George Scott stood in the same schoolroom where his late dad, as a precocious youth, had dipped a schoolmate’s pig-tails in the inkwell and hid a snake in the teacher’s desk.
“I think my dad would be happy to see this,” said Scott, referring to Sunnybrook Farm Museum plans to restore Calder School to its original 1932 interior. “I was thinking how this is a nice legacy — not only for our parents, but for the pioneers.”
Scott feels their lives will be vividly brought to life for future young museum visitors.
The historic Calder School officially opened at Red Deer’s Sunnybrook Farm Museum on Thursday, more than a decade after being moved from its original location east of Innisfail in 2008.
The journey involved financial contributions from many pots, and the efforts of many people, said Ian Warwick, the museum’s executive director.
The moving and restoration effort so far has cost $620,000, raised from provincial grants, contributions from the City of Red Deer and Red Deer County, and a large bequest from the estate of Vladimir Novak. As well, donations in kind were made by Shunda Construction, who created a foundation for the building and a basement community hall and kitchen, and Moore Maintenance which levelled the gravel parking lot.
Warwick paid tribute many dedicated volunteers, including a few who passed away since plans for moving the school were first initiated in 20o4.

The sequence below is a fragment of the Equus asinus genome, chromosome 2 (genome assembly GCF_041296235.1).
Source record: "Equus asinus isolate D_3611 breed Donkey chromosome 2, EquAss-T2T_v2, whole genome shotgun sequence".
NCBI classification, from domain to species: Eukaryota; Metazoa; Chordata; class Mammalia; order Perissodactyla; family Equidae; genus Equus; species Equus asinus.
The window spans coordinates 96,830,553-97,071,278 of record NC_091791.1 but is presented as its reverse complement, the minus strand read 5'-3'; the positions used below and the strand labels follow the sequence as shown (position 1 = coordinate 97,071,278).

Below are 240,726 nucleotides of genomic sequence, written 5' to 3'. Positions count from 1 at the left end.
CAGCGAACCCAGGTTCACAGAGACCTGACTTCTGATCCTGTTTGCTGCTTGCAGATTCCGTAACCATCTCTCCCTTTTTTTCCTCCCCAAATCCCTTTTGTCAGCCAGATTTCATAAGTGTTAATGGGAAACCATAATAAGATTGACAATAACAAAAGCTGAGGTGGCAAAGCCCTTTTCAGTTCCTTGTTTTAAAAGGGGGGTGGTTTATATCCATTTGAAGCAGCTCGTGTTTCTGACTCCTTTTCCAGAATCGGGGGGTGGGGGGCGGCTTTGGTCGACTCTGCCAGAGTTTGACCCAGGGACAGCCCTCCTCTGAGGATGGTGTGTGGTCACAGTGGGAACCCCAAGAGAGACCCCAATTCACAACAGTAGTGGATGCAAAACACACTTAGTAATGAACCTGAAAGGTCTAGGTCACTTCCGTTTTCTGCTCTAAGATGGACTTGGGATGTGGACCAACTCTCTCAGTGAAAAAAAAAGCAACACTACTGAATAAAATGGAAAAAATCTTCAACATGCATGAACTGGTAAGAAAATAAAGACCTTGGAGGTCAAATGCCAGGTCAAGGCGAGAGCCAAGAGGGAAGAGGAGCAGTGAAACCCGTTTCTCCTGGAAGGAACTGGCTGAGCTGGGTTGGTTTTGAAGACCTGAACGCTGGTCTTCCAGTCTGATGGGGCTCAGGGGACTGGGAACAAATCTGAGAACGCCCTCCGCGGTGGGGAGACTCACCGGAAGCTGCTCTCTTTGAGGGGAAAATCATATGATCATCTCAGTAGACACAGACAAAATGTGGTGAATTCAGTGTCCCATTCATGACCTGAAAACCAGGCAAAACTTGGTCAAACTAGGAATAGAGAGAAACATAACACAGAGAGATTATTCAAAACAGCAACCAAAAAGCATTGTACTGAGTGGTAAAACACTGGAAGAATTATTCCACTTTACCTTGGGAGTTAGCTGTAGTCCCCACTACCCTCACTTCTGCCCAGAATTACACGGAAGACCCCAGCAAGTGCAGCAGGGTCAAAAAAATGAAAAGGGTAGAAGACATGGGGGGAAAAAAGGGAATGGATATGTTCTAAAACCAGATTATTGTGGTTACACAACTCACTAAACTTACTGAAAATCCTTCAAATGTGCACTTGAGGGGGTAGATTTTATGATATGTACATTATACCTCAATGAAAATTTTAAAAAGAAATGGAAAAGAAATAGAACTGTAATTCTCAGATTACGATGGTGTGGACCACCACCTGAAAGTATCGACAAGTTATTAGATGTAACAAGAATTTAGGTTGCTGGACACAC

This big fundraising project, was sometimes a “struggle,” but he feels the effort was well worth it. Sunnybrook Farm’s offices have already been moved into space beside the schoolroom.
Within classroom interior are “prop” desks that will eventually be replaced with vintage ones from the era. Copies of old newspaper stories line the walls.
Lavila Lang recalled riding a horse to the New Hill one-room school south of Eckville, and later teaching at another one-room schoolhouse, Gordon, west of Innisfail, in 1956. While at Gordon School, Lang remembered having to act as a medic when a student stepped on broken glass and lighting the stove to keep students warm in the winter.
One-room schools were the centre of rural life — where weddings, baptisms and box socials were held. “When Jim and I married in 1958, my shower was held in a one-room school,” she recalled.
The Calder School preservation is important, said Red Deer city Coun. Michael Dawe, since only a handful of these old school houses still exist in the province. Many have been converted to community halls, shops or were abandoned, added Dawe, whose parents both taught at one-room schools in the area.
Colleen Donald, whose late father went to Calder School, calls its preservation “awesome.”